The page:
trillions of transactions in virtually every sector of every economy in the

      In the United States, for example, one sector - easily the most vulnerable
      of all to rising rates - has already begun to weaken ...

      Is the Mortgage Bubble Bursting?

      No economist anywhere will dispute the fact that the most pivotal - and
      fragile - industry in the US is housing and construction.

      Throughout the last three years, while techs wrecked and manufacturing
      tumbled, housing has been the last bastion of support for consumer
      spending, retail sales, and the entire economy.

      Problem: The housing bubble was driven by the mortgage refinancing boom;
      and the refi boom, in turn, was driven by ridiculously low mortgage rates.

      Now, take away the low mortgage rates, and what do you get? You get a chain
      reaction of events that could lead to the greatest housing bust in decades:
      A sharp slowdown in refinancing ... a sudden disappearance of cash in the
      market ... a new wave of mortgage defaults ... a cascade of prices ... and,
      ultimately, a bursting bubble that could make the tech wreck seem tame by

      Is it already happening? It's too soon to say with certainty. But the MBA
      index of mortgage loan applications - both for new purchases and for
      refinancing - has plunged 27% just in the past six weeks. If this trend
      continues, it implies a prompt end to the housing boom.

      An end to that boom will rock the boat of every major player in this market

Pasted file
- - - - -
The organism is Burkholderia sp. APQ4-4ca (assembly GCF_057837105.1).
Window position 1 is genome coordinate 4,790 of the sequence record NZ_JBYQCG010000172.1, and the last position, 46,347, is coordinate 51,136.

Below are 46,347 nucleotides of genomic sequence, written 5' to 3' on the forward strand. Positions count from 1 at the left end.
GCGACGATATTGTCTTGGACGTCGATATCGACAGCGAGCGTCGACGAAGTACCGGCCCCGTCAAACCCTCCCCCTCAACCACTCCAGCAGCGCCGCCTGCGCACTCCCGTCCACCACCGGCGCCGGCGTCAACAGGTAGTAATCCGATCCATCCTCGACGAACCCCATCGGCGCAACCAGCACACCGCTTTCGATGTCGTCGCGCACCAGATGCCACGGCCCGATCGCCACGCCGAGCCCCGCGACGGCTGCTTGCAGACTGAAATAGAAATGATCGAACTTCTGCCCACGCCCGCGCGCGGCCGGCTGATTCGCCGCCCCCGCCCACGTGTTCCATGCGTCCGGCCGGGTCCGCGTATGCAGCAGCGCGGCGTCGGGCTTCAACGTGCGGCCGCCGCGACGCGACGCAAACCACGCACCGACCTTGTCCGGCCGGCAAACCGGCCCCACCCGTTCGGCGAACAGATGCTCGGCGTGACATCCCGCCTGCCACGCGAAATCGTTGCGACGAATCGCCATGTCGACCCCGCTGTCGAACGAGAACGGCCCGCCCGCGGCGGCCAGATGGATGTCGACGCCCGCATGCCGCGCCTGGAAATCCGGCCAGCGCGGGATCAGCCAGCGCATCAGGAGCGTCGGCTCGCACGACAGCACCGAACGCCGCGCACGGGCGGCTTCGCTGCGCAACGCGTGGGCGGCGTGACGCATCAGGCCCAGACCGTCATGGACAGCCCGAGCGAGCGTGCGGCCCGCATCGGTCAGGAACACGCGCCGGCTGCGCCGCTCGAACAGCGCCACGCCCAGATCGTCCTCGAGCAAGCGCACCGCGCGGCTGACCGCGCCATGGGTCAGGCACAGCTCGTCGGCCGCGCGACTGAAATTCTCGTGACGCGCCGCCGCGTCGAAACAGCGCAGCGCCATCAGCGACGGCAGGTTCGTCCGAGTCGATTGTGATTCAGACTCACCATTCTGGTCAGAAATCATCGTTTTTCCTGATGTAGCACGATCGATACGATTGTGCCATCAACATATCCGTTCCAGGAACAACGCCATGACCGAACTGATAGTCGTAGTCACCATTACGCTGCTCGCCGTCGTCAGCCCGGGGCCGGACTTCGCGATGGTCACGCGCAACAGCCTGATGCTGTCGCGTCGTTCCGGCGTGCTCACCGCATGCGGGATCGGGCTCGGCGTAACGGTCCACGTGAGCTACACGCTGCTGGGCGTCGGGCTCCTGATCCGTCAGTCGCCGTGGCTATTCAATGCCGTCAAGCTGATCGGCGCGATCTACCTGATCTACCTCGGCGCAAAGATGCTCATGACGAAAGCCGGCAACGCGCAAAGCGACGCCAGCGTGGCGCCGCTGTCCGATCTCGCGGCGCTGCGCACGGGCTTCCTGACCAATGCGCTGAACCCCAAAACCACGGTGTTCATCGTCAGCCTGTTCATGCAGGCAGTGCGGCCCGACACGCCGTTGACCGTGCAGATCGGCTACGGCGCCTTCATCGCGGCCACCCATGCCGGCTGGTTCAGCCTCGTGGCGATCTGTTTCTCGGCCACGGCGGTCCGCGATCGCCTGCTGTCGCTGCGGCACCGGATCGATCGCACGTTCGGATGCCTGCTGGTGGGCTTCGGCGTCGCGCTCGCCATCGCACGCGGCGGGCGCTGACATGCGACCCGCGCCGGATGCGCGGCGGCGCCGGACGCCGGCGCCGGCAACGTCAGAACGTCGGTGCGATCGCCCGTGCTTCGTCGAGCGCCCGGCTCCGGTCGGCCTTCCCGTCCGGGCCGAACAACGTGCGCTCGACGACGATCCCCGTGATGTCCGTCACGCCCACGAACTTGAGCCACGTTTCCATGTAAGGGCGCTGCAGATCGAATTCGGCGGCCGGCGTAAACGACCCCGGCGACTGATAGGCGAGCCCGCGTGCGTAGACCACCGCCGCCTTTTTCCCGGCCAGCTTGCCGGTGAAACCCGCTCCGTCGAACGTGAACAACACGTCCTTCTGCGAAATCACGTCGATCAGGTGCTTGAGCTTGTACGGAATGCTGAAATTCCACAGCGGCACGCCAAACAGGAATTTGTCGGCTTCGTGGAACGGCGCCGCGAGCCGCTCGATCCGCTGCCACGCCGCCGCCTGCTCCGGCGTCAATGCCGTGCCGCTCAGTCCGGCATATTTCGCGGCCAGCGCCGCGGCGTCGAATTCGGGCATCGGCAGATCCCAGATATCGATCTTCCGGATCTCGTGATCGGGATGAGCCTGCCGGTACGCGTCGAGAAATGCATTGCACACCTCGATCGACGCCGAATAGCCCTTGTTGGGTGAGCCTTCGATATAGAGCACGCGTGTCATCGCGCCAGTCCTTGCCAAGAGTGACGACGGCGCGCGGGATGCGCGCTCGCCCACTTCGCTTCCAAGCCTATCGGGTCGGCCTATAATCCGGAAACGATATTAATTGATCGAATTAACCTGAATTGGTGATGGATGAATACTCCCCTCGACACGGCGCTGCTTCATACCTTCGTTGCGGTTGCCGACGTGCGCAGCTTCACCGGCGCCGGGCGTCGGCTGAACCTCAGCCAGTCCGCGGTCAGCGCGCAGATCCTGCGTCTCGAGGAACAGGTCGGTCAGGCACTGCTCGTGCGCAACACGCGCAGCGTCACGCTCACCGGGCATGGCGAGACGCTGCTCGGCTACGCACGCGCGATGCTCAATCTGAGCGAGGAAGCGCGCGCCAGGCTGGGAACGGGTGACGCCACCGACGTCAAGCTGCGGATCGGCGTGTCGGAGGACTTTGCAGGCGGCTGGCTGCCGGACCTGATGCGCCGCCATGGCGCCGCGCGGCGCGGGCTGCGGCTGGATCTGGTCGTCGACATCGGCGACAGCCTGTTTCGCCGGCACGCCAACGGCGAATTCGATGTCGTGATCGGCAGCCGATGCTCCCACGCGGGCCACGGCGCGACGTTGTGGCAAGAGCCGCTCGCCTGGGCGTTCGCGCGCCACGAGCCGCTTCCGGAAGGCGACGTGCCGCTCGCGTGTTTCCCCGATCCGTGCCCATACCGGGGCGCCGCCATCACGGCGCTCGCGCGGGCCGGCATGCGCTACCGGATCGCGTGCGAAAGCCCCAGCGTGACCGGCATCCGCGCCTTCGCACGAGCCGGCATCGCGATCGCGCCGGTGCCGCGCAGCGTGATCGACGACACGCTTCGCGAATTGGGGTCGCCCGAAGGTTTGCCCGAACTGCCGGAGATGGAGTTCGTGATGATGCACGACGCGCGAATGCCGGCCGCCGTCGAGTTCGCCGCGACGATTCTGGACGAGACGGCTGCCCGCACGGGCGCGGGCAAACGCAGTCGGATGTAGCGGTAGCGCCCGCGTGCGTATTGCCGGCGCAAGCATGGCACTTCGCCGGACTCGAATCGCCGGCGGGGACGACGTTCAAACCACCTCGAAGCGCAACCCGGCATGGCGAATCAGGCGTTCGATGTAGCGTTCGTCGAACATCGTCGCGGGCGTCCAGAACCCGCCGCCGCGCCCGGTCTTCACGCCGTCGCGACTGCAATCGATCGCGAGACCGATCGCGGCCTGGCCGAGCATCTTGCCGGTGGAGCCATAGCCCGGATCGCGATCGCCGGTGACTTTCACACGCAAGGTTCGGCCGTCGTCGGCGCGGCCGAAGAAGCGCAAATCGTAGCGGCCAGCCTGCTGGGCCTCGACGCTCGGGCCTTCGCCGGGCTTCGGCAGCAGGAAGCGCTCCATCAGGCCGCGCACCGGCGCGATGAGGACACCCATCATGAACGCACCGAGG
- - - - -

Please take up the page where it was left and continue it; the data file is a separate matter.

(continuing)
- Fannie Mae, Freddie Mac, and other major mortgage lenders ... insurance
      companies, banks, savings and loans, plus any investor who has bought
      mortgages or mortgage-backed securities. It will knock the wind out of
      consumers. And it will be murder for corporate profits.

      Why the Interest Rate Rise You've Seen So Far Is Just the First Phase

      In recent months, bond investors had been counting on deflation to keep
      interest rates low and the value of their bonds up. They were encouraged
      when, for the first time in 70 years, a Fed Chairman began to publicly
      voice his own fears of deflation. And they were absolutely delighted when
      Mr. Greenspan actually hinted he'd buy bonds in large quantities if that's
      what it would take to prevent deflation from spreading.

      But now bonds are falling (and interest rates rising) despite deflation,
      and investors are wondering: WHY?

      The answer: Bond prices are going down for reasons that have little to do
      with inflation or deflation:

      Reason #1. Bond prices are falling because they were way too high to begin